It was probably not what J.K. Rowling had in mind when she wrote the third book of her famous series.
But it is how many a pre-teen muggle girl in Portland described Harry Potter Friday night, as they buzzed in and out of the opening of the long-awaited third movie.
"He is so hot, he is so cute," said eighth-grader Nasia Ashkir. "We've been waiting forever for this to come out."
Whether actor Daniel Radcliffe's hot-factor has blossomed in this latest installment of Harry Potter could be disputed among many of the muggle boys who also attended the movie. What they can all agree on, though, is how excited they are that Harry Potter and the Prisoner of Azkaban - sure to be one of the summer's blockbuster hits - is finally on the big screen.
The movie is showing at more than a dozen movie theaters in and around Portland and it promises to be as big as its two predecessors, with huge special effects, lovable and hateful characters, some funny and not-so-funny moments and even a cranked-up element of creepy, reports pressherald.com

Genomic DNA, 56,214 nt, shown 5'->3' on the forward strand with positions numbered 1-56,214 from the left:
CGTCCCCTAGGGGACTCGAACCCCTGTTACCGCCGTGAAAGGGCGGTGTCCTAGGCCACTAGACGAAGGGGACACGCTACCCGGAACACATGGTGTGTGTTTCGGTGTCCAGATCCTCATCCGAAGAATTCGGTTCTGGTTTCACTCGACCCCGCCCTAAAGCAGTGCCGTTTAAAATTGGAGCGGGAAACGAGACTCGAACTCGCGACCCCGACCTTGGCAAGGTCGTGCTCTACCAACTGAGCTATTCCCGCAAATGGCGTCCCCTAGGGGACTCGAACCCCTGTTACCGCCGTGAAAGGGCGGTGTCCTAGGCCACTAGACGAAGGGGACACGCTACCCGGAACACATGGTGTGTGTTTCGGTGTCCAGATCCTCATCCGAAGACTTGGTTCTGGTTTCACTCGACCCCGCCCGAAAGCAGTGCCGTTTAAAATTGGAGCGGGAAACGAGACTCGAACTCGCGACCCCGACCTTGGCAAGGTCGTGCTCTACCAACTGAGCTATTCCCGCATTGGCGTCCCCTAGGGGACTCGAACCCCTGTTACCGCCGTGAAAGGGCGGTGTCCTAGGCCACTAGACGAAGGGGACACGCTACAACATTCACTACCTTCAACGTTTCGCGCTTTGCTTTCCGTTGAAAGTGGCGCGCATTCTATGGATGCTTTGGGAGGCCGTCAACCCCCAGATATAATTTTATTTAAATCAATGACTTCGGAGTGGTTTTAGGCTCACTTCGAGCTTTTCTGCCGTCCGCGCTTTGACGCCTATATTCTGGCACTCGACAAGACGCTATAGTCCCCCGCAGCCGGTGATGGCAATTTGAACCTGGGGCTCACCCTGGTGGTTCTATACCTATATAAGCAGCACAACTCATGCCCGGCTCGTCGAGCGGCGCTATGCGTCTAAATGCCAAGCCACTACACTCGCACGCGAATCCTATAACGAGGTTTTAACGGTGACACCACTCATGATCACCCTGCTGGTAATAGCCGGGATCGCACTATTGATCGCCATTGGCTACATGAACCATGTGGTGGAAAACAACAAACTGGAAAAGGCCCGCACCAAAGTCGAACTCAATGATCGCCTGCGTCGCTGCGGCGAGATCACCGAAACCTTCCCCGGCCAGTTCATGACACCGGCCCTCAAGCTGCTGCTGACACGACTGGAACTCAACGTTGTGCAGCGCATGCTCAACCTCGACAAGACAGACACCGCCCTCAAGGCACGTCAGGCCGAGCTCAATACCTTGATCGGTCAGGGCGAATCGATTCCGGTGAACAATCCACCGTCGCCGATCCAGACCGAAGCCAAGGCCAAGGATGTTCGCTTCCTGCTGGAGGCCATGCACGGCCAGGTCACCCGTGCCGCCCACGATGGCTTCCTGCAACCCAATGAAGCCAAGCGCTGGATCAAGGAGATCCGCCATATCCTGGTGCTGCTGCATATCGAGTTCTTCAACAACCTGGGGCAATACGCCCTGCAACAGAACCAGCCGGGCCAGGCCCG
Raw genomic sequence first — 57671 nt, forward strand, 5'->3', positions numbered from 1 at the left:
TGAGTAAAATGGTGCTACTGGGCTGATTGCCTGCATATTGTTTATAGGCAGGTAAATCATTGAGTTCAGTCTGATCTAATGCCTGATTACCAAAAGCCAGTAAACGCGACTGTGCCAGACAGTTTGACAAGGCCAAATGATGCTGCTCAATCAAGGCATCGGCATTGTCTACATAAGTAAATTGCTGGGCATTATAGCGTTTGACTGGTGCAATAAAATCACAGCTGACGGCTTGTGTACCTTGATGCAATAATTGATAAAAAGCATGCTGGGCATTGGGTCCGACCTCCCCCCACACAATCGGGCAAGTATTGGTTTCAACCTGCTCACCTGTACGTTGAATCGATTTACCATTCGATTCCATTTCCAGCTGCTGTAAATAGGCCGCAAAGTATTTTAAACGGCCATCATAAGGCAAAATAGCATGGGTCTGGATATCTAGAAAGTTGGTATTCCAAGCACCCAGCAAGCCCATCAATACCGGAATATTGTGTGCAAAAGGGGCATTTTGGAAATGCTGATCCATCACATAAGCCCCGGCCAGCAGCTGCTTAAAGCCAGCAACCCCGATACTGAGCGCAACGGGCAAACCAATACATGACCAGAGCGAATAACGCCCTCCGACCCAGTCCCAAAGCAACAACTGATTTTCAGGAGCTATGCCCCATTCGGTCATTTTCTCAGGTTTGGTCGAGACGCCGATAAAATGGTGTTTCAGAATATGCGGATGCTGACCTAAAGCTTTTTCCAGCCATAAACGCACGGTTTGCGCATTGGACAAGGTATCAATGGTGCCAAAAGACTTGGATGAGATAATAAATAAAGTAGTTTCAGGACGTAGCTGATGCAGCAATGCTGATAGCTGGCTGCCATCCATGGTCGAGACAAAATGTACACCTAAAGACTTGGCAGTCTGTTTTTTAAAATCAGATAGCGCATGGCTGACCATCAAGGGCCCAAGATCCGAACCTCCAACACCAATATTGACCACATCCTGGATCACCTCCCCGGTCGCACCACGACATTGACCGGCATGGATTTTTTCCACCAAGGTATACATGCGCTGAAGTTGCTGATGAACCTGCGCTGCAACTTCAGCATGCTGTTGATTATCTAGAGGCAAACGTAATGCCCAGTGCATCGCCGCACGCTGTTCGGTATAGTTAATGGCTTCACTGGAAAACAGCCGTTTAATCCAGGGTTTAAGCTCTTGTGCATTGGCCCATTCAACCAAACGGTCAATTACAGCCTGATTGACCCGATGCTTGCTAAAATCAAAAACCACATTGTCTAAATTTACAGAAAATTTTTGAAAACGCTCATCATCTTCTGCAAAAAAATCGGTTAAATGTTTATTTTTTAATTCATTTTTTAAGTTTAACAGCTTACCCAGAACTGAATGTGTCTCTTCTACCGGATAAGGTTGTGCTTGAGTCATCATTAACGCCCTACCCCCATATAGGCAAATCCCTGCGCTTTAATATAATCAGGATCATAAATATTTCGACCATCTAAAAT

According to presstelegram.com the new movie portrays Potter's third year at the Hogwartscq School of Witchcraft and Wizardry, where he learns that he is in grave danger from Sirius Black, a wizard who recently escaped from the heavily guarded prison of Azkaban, and who was believed to be partially responsible for the deaths of Potter's parents.
Potter sets out to defeat Black, but first he must learn to overcome obstacles like the dementorscq … soulless, cloaked beings that suck the life out of their prey, which guard Azkaban and defend his school after Black's escape.
"The book scared me a lot," said James McClainecq, one of Sorrell's eighth-grade students, who also found the Azkaban movie scarier than the last "Potter" film. The new movie, and the J.K. Rowling book it was based on, also got the 14-year-old's enthusiastic endorsement: "Everyone should read the book and they should watch the movie," he said.
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